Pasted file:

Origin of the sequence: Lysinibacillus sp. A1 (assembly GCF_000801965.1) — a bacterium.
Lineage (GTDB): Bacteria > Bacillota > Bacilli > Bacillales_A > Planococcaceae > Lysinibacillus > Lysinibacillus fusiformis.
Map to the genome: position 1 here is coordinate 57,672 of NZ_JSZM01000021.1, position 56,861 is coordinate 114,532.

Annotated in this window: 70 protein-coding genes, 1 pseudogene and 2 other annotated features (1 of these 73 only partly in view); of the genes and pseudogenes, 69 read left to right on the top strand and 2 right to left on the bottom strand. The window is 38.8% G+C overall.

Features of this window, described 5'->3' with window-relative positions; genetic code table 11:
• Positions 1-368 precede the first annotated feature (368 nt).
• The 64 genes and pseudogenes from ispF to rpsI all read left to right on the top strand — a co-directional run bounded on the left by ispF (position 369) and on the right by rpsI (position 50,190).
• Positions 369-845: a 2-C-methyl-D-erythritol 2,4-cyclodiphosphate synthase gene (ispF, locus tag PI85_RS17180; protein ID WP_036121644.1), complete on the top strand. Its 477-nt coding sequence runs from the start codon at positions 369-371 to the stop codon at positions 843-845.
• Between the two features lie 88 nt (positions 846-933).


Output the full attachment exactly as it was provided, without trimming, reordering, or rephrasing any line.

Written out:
Origin of the sequence: Lysinibacillus sp. A1 (assembly GCF_000801965.1) — a bacterium.
Lineage (GTDB): Bacteria > Bacillota > Bacilli > Bacillales_A > Planococcaceae > Lysinibacillus > Lysinibacillus fusiformis.
Map to the genome: position 1 here is coordinate 57,672 of NZ_JSZM01000021.1, position 56,861 is coordinate 114,532.

Annotated in this window: 70 protein-coding genes, 1 pseudogene and 2 other annotated features (1 of these 73 only partly in view); of the genes and pseudogenes, 69 read left to right on the top strand and 2 right to left on the bottom strand. The window is 38.8% G+C overall.

Features of this window, described 5'->3' with window-relative positions; genetic code table 11:
• Positions 1-368 precede the first annotated feature (368 nt).
• The 64 genes and pseudogenes from ispF to rpsI all read left to right on the top strand — a co-directional run bounded on the left by ispF (position 369) and on the right by rpsI (position 50,190).
• Positions 369-845: a 2-C-methyl-D-erythritol 2,4-cyclodiphosphate synthase gene (ispF, locus tag PI85_RS17180; protein ID WP_036121644.1), complete on the top strand. Its 477-nt coding sequence runs from the start codon at positions 369-371 to the stop codon at positions 843-845.
• Between the two features lie 88 nt (positions 846-933).